No doubt there are many upscale dining spots in Jacksonville, especially since the Town Center Mall opened and inspired several small neighborhoods to accept the challenge and introduce some really excellent restaurants in their centers as well. But, one has to wonder, where do all the inventive chefs come from? Every city in the country has a great need for many of these talented folks.
There are certainly good culinary arts schools all over the USA, some of them internationally known—like Johnson & Wales University in Rhode Island. But how many students can these schools graduate each year? Imagine our surprise when we learned that there is a fine School of Culinary Arts in our very own city. As a matter of fact, FSR Magazine (Full Service Restaurants) has listed the Program in the top 20 in the country. And the American Culinary Federation Education Foundation has accredited it as an Exemplary Program.
The program is sited on the North Campus of Florida State College of Jacksonville (FSCJ) in the northwest of our city. The students and professor chefs run the restaurant entirely and all foods are prepared in the program's facilities. Lunches are offered 5 days weekly dinners twice weekly when school in session. Usually the menus are themed to countries (such as Italy or Mexico) or parts of the USA ( like the Northwest or Hawaii).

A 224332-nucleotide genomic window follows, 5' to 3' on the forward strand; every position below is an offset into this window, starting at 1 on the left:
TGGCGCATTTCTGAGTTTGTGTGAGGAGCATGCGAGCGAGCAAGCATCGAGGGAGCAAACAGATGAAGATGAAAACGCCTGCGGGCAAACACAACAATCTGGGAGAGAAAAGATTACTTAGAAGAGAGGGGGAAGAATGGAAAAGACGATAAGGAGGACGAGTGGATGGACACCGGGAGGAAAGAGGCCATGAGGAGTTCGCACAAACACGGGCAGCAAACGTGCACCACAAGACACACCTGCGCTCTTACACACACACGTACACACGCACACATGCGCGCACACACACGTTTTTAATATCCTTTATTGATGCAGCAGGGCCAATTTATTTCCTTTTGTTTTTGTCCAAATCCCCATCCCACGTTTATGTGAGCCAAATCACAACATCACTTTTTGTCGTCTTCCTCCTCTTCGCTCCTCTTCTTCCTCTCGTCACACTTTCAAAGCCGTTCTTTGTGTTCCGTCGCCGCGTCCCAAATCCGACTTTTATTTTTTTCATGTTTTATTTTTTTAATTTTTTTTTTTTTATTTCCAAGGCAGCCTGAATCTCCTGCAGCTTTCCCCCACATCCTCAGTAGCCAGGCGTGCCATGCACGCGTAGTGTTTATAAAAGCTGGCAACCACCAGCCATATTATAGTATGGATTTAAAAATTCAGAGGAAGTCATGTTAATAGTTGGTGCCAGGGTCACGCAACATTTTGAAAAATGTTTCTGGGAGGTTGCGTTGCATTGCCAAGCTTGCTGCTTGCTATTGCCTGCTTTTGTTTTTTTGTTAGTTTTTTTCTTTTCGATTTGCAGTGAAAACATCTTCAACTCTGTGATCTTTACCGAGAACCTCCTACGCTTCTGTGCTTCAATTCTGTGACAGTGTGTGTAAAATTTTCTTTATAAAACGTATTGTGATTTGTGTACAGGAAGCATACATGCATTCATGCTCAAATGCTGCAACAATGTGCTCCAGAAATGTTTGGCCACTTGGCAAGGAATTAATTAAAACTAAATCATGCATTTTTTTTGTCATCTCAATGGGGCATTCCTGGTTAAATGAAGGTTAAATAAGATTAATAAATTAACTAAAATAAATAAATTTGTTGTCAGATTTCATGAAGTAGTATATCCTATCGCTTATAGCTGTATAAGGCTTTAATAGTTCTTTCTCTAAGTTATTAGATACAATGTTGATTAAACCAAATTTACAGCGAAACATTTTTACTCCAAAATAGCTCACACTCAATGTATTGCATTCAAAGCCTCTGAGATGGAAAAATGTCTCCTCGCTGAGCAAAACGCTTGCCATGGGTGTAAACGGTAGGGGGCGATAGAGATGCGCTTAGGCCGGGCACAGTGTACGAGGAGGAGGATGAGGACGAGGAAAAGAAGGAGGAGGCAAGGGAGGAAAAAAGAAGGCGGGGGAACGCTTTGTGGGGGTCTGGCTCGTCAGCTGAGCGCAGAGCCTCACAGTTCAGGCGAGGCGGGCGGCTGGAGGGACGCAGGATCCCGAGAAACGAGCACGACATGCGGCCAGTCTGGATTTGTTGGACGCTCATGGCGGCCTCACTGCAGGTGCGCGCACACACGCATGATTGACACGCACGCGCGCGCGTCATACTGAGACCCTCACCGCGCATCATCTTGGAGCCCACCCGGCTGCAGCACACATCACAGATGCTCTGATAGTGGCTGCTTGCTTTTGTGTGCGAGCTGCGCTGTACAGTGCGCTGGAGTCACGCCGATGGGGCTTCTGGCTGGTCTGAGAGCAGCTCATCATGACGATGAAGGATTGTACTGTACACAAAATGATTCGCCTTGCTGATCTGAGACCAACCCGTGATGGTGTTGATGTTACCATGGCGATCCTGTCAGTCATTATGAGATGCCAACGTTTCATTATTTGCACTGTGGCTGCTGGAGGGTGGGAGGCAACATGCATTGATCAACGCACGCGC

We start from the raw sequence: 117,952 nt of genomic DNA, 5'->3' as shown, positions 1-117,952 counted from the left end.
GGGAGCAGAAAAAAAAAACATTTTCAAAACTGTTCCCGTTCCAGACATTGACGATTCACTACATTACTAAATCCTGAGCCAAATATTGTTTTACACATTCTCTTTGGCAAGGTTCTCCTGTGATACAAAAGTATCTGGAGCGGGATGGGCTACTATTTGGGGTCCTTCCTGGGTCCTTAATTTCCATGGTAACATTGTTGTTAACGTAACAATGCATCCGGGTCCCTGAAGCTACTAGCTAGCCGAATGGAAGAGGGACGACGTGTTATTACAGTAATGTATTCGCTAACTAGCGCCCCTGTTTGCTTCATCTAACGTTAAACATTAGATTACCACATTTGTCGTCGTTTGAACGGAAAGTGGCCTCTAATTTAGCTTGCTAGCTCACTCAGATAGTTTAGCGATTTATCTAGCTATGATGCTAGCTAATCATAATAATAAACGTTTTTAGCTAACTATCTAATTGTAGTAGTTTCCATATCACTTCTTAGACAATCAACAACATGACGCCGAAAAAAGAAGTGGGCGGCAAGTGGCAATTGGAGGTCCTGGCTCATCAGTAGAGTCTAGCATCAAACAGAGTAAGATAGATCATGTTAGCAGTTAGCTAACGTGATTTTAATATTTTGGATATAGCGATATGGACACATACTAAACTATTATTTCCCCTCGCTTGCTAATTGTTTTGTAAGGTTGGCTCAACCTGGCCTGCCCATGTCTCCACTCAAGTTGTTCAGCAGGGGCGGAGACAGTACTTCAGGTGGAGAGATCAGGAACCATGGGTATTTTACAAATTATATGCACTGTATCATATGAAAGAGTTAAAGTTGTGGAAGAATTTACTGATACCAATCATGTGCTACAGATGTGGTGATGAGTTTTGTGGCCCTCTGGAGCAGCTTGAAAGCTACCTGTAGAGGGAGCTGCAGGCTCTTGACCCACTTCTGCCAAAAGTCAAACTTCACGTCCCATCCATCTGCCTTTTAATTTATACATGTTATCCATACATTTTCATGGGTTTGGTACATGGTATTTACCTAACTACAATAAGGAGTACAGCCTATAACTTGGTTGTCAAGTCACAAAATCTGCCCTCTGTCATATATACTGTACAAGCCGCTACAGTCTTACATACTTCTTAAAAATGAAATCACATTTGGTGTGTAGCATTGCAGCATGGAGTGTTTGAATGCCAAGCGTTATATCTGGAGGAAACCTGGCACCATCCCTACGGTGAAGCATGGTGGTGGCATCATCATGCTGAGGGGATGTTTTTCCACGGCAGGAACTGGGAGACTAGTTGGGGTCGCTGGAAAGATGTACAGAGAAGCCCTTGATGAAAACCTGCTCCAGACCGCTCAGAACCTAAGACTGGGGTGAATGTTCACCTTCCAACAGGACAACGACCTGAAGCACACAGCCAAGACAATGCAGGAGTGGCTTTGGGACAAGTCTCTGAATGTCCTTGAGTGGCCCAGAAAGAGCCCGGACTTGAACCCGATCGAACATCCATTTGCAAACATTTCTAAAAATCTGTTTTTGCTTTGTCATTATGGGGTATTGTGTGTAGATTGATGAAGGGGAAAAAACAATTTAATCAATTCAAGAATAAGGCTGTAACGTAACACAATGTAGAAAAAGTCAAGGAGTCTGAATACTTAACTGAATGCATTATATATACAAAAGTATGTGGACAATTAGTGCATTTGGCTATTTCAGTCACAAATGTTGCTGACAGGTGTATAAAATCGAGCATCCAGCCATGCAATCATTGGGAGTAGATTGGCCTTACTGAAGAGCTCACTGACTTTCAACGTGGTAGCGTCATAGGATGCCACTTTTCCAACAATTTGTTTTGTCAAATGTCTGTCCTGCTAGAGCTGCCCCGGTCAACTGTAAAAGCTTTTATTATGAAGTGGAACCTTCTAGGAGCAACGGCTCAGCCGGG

After learning all this, I decided that a reservation at a lunch function was definitely in order for one of our mystery tours in Jacksonville and environs. We chose a Tuesday menu which centered on Italy. We enjoyed a 4-course meal consisting of a soup starter (white bean), a salad (with a dab of caviar over fresh & crunchy greens) , delicious lasagna and a scrumptious cannoli for dessert. This entire feast cost only $9.00.
Though the food was really wonderful, the most enjoyable part of the meal was interacting with the students who served at our white-tablecloth & napkins seating. Some were just starting the program and were naturally a little nervous and shy. Some were even near graduation and tried to help the novices quietly and tactfully. Best of all, we saw students of several different ethnicity and ages from those fresh out of high school to folks in their 40s and 50s who wanted to change careers. The professors introduced themselves as the meal progressed and asked for our impressions of the meal, the service, and the students working at our table.
One of our waiters was a gentleman in his 50s who had just retired from the military and decided that he was ready to retire and had always wanted to work in the food industry. He was in his second year of the program and was enjoying it immensely. He was not at all nervous. One young girl was a recent high school graduate and this was her first semester in the Program. Her hands shook a little and she did look to an older student to help her with such decisions as from which side of the diner she should serve. She smiled tremulously at us but when she could see that we were there to support her not to criticize or laugh at her efforts, she warmed up and became more relaxed. It appeared to us that all the other diners were equally pleasant and happy to talk with the students.
This experience was quite enjoyable on all levels and we vowed to return again and bring some other folks with us. Reservations are permitted for 6 persons or less. With this excellent program here in Jacksonville, our city should not want for trained people in all phases of the culinary arts.
It should be noted that the restaurant facility will be moving. Call the school for new directions.